Break-up & Loss

When you can date anybody but marry only within the community

Some couples who seem to be very openminded during their relationship suddenly turn around and marry someone of their own community
Indian wedding

Circa 2004. Forever on the move as a professional journalist, I decided to leave Mumbai and take up an offer with a newspaper in Pune. I had visited Pune earlier, but I had never lived there. During my brief visits to the city, however, what I had loved was the weather – and the relative absence of traffic on the streets.

During my decade-long stay in Pune, I came across individuals who were in relationships that were a step short of marriage. Several of them matured into marriages, while others ended in breakups.

Among those who had broken up were ones who had dated people outside their caste and community – but chose to follow traditional norms while getting married. Eventually, I was convinced that not every Puneite was comfortable with the idea of marrying someone who didn’t come from the section of society he or she was from.
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Related reading: We couldn’t marry because of family “honour”

Abhijit had been working as a teacher when I met him. He had been dating Smita, a girl from a different caste. The two had met a couple of years ago, and the relationship seemed to be heading towards marriage. At least, that is what Abhijit had suggested all along.

She followed her parents’ wishes

Busy lives result in infrequent interaction. When I met Abhijit after a fairly long gap, I was taken aback when he told me that Smita and he had broken up. “She called me up and told me that while our relationship was the best thing that had happened to her in her life, she had decided to get married according to her parents’ wishes,” he said.

“Didn’t you ask her why?” I remember asking him.

“I did. She simply said that the guy was working in a very good company and her parents thought he was the best match for her,” he murmured.

“What now?” I didn’t have much to offer by way of compassion.

“We broke up a few months ago,” he smiled, adding, “I have been with someone from my caste since the last couple of months. She is the one I will be getting married to. My conservative parents, who were hoping that I would break up with Smita, introduced me to her after I told them about our split. They are very happy because I won’t be going against norms, and I am happy because they are.”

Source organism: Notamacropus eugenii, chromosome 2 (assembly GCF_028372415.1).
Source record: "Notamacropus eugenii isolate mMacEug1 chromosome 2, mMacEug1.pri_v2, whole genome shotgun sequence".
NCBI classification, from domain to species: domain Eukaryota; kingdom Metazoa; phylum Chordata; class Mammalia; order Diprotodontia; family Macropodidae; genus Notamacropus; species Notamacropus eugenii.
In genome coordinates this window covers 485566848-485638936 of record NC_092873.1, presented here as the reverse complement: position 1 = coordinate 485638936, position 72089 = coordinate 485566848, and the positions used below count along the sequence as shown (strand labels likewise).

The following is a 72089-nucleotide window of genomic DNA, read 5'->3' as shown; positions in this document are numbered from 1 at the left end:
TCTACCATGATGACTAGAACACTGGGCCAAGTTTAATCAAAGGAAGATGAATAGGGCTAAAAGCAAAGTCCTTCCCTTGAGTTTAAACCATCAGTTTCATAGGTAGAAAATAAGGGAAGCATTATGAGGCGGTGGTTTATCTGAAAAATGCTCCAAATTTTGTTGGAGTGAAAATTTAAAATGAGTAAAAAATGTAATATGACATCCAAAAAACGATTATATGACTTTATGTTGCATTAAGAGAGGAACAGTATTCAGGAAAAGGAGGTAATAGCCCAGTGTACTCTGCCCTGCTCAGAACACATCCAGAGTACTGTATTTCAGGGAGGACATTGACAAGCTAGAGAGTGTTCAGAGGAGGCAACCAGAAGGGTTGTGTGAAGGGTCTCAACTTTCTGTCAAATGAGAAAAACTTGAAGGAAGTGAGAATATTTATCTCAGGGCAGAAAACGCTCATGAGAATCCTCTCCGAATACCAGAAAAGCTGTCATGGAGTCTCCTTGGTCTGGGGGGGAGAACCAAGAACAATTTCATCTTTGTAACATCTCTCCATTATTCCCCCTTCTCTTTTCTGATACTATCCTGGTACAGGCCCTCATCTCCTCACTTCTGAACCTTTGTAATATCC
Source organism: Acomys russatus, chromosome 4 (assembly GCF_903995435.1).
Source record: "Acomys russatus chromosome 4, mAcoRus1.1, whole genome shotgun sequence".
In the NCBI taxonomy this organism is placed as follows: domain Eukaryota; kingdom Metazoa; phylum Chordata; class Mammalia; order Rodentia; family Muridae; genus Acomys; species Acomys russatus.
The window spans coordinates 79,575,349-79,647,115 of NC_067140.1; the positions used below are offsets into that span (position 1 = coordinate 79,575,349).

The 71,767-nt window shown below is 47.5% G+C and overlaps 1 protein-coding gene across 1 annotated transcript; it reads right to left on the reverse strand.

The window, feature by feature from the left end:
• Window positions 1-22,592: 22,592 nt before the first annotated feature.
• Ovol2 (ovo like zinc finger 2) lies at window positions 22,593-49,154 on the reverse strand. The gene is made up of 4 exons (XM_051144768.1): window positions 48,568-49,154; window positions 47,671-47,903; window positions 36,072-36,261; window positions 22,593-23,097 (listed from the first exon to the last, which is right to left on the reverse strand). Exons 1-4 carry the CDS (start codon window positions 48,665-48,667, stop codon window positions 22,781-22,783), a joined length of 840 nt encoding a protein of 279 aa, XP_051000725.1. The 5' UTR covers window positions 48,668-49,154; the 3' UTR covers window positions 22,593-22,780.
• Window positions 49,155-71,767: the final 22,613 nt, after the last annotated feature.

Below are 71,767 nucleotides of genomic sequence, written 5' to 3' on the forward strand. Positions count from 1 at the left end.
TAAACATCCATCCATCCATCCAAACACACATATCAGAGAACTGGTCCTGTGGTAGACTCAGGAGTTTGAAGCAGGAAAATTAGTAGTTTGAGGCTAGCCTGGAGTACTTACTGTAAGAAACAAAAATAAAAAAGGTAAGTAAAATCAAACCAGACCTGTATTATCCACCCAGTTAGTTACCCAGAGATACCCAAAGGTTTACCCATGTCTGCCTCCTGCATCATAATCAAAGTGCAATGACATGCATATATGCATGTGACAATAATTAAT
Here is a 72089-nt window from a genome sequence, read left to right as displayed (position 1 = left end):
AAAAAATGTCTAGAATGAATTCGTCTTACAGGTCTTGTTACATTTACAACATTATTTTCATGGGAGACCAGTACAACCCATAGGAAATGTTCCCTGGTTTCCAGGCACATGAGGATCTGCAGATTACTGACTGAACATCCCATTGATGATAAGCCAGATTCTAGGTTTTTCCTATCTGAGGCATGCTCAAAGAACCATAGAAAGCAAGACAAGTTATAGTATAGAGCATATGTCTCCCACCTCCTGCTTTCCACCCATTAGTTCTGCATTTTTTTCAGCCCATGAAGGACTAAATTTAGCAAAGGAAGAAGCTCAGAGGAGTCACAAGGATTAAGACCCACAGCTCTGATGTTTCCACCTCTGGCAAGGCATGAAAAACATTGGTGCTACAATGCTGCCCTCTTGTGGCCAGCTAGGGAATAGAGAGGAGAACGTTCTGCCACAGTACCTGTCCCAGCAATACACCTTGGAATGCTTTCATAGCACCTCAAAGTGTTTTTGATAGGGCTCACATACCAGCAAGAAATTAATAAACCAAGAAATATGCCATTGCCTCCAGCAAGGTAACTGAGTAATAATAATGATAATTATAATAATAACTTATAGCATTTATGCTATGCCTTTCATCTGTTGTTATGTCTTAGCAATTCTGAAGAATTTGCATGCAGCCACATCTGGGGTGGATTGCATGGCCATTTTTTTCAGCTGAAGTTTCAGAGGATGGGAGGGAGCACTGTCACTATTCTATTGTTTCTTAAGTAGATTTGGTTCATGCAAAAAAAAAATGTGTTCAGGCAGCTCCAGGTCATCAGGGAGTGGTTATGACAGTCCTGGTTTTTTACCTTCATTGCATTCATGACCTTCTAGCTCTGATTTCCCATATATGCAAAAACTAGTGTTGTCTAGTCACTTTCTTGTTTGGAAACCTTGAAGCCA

“Does your fiancée know about Smita?”

“She doesn’t need to. In any case, how many people get married to the first person they have a relationship with?”

I chose not to discuss his life any further, having understood that both Smita and he were similar people.

breakup and loss

Related reading: Tabooing inter-caste marriage is ‘absolutely illegal’: Says Supreme Court of India

It’s OK while we’re dating, but marriage…

Nivedita, another Puneiite, surprised me with her decision to walk out of a relationship one day. A software industry professional, she had been going around with Advait, her colleague and one of my better friends in the city.

As long as Advait and she were together, the two of them appeared to reside on an island of bliss and self-contentment. But the story of their lives experienced a twist that I had not anticipated.

It was during a busy working day that I received a call from Advait. “We are no longer together,” he blurted out seconds after we started speaking.

indian couple broke up
Representative image: Image source

“What happened?”

“For a while, Nivedita had been increasingly uneasy about being in a relationship with someone who didn’t belong to her community. But, there was no good reason for breaking up. So, she started finding all kinds of reasons to pick up quarrels. Eventually, she walked out on me,” he said.

The reasons for fighting seemed to suggest that Nivedita had become increasingly fidgety in the relationship. Once supportive and calm, she started yelling at him whenever she caught him not wearing slippers at his home. Having loved a man who wasn’t ambitious, she suddenly mutated into a critic of his mind-set. She started resenting the car he owned and complained about it every day. A series of differences led to the demise of a relationship that seemed promising not long ago.

Nivedita found a boyfriend from her community a week or two after they broke up, he told me. “Today, it seems that she wanted that, and that alone. I was the wrong guy for her,” he added.

Marriage is a different ballgame

It was only some time ago that I got to know that Nivedita had married her new boyfriend. Both Smita and Abhijit are leading happy lives with their respective partners. Common to all of them was the quest for finding someone who belonged to their respective sections of the society.

Relationships before marriage were non-serious affairs, with none of them looking for life partners through them.

For a long time, I had believed that such an approach to life could be only found among residents of small Indian towns and villages. God knows I didn’t expect to find it in Pune, a city that has grown up and embraced modernity at an enviable pace.

It seems I have been unlucky.
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